Of Mice and Men MS. STEELE - eng 2p1

CHARACTER COLLAGE CREATION

Using Adobe Spark, create a character collage of your favourite character from Steinbeck's classic novel including graphics and text to share with the class.

First decide which principle character from the novel to explore in depth before sharing your insights with the class in a media creation using adobe spark.

Choices include:

Candy, Carlson, Crooks,

Curley, Curley's Wife,

George, Lennie, and Slim

(There is no point in choosing the ranch Boss or Whit, as they are flat characters lacking development. Likewise, Susy, Clara and others are only referred to casually and lack in depth exploration.)

Next, analyze the text for key quotations to support characterization and character development. pay close attention to foreshadowing, theme and symbolism. be prepared to include your opinions, ideas and questions about the character.

next, download a file of appropriate graphics images for your character collage media creation.

I've created a teacher template for you to use as a guideline only. You are encouraged to use your own creativity and web-savvy.

Curley's Wife

Curley's Wife

I chose to create a character collage of Curley's Wife.

Curley's wife is one of the loneliest, most misunderstood characters in Steinbeck's novel, of mice and men,

She dreams of becoming a Hollywood movie star after moving to Salinas as a kid.

The reader doesn't know much about her background, but it seems like she had a rough childhood. In chpt. 5, she refers to the woman who was raising her as her "ol' lady" who stole her mail.

"Coulda been in the movies, an' had [...] all them nice clothes like they wear. An' I coulda sat in them big hotels, an' had pitchers took of me" (Steinbeck 89).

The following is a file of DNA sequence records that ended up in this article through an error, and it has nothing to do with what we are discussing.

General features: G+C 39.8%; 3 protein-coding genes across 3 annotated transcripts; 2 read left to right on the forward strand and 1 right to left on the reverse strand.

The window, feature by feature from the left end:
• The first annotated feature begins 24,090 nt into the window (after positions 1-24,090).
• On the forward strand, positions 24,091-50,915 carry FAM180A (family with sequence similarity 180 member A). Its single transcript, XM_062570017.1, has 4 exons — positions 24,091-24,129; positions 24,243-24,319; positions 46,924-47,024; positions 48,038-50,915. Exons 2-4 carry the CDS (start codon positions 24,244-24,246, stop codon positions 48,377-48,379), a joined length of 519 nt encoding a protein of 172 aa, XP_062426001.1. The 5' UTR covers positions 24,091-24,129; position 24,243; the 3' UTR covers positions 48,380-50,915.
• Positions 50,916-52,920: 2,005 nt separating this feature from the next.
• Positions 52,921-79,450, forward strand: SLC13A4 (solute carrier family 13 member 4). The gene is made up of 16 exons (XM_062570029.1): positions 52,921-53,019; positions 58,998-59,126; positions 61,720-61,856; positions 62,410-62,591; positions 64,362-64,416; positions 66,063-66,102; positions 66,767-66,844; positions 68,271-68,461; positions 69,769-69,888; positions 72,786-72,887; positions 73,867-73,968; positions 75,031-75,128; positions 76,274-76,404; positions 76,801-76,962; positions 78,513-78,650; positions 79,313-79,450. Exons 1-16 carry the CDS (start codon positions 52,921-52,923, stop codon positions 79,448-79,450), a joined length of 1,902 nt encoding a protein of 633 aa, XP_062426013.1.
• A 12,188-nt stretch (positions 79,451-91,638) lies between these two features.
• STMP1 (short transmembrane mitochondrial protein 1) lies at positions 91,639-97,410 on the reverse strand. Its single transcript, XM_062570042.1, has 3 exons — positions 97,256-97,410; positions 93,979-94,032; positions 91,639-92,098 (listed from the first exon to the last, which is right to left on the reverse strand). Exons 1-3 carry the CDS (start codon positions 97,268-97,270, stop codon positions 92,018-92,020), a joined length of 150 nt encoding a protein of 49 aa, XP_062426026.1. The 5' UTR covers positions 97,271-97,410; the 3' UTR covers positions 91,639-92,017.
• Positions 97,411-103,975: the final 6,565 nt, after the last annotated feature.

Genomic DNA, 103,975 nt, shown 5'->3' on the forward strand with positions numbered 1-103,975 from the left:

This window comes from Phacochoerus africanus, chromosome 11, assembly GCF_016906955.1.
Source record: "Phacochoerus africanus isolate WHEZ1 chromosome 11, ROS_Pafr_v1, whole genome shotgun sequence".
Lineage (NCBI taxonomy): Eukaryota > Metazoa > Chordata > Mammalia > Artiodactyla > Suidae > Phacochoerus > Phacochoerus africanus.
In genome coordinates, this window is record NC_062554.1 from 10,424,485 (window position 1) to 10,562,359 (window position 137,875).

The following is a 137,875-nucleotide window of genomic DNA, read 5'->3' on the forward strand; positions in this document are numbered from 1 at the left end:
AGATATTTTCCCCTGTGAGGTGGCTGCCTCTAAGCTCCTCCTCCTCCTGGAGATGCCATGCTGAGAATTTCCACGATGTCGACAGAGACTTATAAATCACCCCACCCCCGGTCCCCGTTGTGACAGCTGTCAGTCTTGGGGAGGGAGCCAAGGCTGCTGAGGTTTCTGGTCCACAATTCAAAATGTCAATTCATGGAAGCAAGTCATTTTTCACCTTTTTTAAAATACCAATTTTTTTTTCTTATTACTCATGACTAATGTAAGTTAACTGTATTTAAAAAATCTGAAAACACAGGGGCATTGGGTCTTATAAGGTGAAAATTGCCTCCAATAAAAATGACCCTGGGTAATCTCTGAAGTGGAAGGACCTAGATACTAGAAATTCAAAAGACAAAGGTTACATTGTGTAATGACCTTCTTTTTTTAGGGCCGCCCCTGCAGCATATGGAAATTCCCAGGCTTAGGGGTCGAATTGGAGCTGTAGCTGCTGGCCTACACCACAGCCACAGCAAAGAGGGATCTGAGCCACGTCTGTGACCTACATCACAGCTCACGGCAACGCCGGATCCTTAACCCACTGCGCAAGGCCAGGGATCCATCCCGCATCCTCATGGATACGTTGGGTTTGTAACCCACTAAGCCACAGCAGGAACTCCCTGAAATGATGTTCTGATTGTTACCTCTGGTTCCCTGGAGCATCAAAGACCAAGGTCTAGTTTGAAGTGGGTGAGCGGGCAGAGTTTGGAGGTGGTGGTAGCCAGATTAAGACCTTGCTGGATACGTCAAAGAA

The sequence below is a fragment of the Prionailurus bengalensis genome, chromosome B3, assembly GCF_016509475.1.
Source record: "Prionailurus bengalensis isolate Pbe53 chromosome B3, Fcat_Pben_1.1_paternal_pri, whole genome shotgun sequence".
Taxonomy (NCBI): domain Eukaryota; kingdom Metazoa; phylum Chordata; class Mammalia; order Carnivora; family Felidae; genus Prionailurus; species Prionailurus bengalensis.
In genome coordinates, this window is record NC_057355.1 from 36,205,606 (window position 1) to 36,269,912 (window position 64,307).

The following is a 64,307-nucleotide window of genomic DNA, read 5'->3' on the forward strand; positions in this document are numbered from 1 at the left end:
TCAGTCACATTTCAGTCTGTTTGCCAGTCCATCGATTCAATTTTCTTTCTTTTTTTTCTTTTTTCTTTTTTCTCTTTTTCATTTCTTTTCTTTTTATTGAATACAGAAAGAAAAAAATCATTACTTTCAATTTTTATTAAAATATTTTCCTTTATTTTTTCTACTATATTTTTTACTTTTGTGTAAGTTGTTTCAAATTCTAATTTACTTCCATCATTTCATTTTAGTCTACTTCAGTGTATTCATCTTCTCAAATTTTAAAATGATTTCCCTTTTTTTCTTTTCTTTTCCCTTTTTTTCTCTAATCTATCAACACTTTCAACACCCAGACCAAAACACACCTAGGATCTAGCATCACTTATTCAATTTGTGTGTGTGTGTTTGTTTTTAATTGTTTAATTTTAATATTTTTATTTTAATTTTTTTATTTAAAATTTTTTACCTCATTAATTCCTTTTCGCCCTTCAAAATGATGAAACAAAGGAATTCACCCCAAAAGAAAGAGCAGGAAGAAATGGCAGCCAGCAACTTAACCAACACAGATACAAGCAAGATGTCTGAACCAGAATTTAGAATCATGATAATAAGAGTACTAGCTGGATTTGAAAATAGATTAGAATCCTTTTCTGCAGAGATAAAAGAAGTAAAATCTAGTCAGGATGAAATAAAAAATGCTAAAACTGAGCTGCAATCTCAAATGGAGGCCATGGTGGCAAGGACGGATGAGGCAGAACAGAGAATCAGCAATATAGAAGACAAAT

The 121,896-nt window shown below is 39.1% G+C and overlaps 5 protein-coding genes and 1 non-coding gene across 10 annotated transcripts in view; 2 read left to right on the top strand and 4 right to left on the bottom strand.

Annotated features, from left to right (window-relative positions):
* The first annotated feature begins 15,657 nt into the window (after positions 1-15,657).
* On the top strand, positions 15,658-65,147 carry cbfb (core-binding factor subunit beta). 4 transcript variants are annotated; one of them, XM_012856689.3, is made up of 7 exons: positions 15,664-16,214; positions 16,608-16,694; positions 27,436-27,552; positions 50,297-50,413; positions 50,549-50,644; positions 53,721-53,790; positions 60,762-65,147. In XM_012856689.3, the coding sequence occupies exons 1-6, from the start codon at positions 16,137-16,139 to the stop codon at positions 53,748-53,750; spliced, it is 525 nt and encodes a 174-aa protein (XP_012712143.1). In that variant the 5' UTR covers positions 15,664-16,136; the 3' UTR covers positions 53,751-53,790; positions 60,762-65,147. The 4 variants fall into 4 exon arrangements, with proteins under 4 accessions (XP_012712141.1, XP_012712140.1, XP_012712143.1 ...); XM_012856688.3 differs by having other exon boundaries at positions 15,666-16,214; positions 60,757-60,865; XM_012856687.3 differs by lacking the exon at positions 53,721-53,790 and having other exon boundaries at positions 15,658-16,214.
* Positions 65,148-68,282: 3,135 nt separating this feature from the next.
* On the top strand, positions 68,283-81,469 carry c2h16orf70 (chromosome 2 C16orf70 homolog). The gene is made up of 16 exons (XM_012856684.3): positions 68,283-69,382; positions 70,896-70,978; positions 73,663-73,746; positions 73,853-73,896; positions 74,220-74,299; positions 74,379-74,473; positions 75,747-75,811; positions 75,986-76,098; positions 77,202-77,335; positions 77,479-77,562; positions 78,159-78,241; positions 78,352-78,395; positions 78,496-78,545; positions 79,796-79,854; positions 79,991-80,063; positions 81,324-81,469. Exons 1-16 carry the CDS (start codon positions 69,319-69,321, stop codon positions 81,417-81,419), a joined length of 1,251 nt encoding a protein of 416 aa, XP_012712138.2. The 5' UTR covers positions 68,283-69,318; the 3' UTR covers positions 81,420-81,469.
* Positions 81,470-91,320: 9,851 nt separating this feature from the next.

She ends up marrying Curley right after meeting him at the Riverside Dance Palace, the same night she meets a Hollywood actor who tells her she's "a natural" (Steinbeck 88). She likely marries Curley to escape the clutches of her "ol' lady", and doesn't take time to get to know him. She feels trapped because Curley expects her to stay in the ranch house by herself all the time without talking to anyone else, and he's not much of a conversationalist.

"Sure I gotta husban'. You all seen him. Swell guy, ain't he? Spends all his time sayin' what he's gonna do to guys he don't like, and he don't like nobody. Think I'm gonna stay in that two-by-four house and listen how Curley's gonna lead with his left twict, and then bring in the ol' right cross" (Steinbeck 78)?

Curley's wife is miserable living under these conditions, but no one seems to pity her because she's young, pretty, and flirtatious. The ranch men are wary of Curley, known for his boxing skills in the ring. His father is their boss, so they view Curley's wife as nothing but trouble. When warning Lennie to stay away from her, George says, "I never seen no piece of jail bait worse than her" (Steinbeck 32).

As a reader, do you pity Curley's wife?

"Seems like they ain't none of them cares how I gotta live. I tell you I ain't used to livin' like this. I coulda made somethin' of myself. Maybe I will yet" (Steinbeck 88).

Curley's wife lives with her own version of the unattainable "American Dream".